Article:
The broad sweep of the Foreign Emoluments Clause covers the payments at the Trump International in Washington. As the prior subsections demonstrate, both the Clause’s text and the intent of the Framers indicate that the Clause means to apply to even “routine business transactions,” because such transactions could still influence an office holder. Trump still owns the Trump International; that means he profits when the hotel profits. Payments at the hotel are therefore only a few steps away from being payments to Trump himself. Even if Trump gives away the profits that the Trump Organization receives from foreign actors,[20] the payments still likely create a positive impression on the President, that foreign governments are trying to support his businesses.


Trump’s lawyer alluded to the Black’s Law definition during their press conference when she mentioned that payments from foreign actors could not be emoluments if they have nothing to do with an office holder. That appears to be true; the definition covers benefits flowing “as a result of one’s . . . holding office.” If the pending emoluments cases against Trump ever reach the merits, the plaintiffs will have to demonstrate that the foreign payments were connected to Trump’s role as president. If other diplomats have the same motivations as the one quoted by the Washington Post, however, that connection will not be difficult to establish.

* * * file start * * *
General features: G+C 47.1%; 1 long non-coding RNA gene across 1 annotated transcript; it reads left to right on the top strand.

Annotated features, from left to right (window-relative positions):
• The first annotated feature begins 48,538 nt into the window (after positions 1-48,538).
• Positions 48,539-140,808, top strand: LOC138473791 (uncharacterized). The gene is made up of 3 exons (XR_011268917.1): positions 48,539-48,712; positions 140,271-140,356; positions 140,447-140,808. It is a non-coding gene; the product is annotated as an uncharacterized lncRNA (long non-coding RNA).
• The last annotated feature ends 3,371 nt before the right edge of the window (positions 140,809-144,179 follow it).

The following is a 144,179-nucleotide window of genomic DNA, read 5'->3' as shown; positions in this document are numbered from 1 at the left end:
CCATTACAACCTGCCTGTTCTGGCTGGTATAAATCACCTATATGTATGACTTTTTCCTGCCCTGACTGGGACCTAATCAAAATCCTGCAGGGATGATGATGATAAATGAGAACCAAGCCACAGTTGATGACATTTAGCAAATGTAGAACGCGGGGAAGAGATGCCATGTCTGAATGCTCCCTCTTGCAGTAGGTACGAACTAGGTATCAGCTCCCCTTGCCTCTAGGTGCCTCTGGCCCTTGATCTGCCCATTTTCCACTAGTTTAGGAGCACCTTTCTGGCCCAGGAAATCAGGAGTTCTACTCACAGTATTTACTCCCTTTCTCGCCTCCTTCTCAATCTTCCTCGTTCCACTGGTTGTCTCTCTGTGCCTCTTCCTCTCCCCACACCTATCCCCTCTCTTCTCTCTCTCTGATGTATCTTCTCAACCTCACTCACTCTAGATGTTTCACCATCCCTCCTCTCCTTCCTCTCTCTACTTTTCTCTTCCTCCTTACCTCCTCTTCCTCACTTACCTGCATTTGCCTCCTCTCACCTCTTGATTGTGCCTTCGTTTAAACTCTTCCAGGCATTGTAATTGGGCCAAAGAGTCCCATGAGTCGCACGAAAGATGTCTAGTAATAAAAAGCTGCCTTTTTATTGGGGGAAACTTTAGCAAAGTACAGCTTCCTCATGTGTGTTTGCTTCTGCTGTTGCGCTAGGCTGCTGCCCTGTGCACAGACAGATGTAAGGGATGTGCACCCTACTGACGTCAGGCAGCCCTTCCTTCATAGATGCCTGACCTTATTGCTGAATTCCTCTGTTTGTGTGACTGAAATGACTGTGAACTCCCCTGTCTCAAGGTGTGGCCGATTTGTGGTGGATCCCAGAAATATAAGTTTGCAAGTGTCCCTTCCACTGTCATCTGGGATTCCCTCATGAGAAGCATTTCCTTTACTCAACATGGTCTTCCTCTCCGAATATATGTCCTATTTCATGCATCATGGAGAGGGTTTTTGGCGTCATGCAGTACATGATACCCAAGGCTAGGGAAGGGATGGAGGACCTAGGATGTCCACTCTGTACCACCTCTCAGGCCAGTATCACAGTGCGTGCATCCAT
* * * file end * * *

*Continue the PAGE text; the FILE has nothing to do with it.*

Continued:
The payments at Washington’s Trump International Hotel likely constitute emoluments and require Congressional approval. Plaintiffs’ success in their suits against Trump will depend on whether they can prove that those payments relate to his role as President of the United States.

[1] Karen Yourish & Larry Buchanan, It ‘Falls Short in Every Respect’: Ethics Experts Pan Trump’s Conflicts Plan, N.Y. Times (Jan. 12, 2017) https://www.nytimes.com/interactive/2017/01/12/us/politics/ethics-experts-trumps-conflicts-of-interest.html.

[2] Matt O’Brien, Donald Trump won’t do what Ronald Reagan, George H.W. Bush, Bill Clinton and George W. Bush Did Wash. Post (Nov 15, 2016), https://www.washingtonpost.com/news/wonk/wp/2016/11/15/ronald-reagan-did-it-george-h-w-bush-did-it-bill-clinton-did-it-george-w-bush-did-it-donald-trump-wont-do-it/.